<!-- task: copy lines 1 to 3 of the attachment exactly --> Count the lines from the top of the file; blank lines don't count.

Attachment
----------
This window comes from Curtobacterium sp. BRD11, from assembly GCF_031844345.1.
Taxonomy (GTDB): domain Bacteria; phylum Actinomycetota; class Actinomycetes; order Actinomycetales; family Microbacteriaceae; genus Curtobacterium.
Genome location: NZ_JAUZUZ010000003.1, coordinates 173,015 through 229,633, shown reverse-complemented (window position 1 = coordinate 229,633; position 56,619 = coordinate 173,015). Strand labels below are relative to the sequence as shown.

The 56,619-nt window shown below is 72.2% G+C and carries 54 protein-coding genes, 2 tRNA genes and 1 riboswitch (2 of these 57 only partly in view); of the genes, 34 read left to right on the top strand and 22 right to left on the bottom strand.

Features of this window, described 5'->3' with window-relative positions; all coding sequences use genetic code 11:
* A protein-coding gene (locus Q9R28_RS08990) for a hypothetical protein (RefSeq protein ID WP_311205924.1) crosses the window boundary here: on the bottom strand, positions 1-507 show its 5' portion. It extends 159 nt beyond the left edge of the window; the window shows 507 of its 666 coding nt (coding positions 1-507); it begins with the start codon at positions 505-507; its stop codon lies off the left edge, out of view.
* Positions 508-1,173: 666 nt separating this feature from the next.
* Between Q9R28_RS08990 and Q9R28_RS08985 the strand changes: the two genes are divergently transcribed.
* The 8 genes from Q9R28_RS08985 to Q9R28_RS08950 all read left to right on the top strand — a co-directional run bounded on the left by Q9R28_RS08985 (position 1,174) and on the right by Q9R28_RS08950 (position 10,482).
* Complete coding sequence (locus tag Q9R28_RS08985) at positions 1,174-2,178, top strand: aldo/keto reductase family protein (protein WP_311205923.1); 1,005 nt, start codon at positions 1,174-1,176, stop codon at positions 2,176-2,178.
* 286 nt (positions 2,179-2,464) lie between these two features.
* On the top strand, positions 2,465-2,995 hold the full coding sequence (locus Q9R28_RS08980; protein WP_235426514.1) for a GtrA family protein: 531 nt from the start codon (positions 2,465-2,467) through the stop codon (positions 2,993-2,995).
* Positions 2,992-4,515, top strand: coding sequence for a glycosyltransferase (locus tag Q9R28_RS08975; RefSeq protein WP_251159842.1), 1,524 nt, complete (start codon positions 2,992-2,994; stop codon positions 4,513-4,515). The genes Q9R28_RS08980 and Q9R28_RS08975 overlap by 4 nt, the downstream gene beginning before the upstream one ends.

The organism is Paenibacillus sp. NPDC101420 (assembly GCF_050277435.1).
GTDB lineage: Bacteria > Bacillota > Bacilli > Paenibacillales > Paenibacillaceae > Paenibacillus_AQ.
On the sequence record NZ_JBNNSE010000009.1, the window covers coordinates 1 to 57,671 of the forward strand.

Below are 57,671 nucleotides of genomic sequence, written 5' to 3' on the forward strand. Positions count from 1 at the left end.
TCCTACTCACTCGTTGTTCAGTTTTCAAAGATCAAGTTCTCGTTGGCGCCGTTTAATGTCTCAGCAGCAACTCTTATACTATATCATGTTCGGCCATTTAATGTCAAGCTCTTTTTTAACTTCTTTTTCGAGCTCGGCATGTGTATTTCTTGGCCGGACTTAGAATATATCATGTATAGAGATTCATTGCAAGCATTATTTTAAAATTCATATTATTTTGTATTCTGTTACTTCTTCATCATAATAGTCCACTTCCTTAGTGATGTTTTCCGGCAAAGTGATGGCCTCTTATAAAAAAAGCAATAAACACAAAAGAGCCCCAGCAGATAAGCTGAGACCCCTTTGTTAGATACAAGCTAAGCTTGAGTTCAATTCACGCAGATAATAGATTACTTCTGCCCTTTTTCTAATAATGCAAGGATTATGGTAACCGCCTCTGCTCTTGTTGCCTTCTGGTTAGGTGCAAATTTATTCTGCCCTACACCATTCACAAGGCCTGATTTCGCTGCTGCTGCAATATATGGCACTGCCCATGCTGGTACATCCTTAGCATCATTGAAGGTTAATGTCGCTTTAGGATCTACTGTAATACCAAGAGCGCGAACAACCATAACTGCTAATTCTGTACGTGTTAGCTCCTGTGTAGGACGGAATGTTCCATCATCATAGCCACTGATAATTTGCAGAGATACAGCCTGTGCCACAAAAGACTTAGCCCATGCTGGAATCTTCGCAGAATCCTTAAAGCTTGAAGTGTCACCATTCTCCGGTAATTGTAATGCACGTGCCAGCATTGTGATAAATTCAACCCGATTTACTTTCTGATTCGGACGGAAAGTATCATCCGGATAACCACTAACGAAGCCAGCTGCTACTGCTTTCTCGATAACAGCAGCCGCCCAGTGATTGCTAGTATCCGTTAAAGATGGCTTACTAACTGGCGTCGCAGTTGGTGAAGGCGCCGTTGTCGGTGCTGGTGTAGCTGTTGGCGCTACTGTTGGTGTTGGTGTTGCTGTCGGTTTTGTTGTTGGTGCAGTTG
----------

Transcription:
This window comes from Curtobacterium sp. BRD11, from assembly GCF_031844345.1.
Taxonomy (GTDB): domain Bacteria; phylum Actinomycetota; class Actinomycetes; order Actinomycetales; family Microbacteriaceae; genus Curtobacterium.
Genome location: NZ_JAUZUZ010000003.1, coordinates 173,015 through 229,633, shown reverse-complemented (window position 1 = coordinate 229,633; position 56,619 = coordinate 173,015). Strand labels below are relative to the sequence as shown.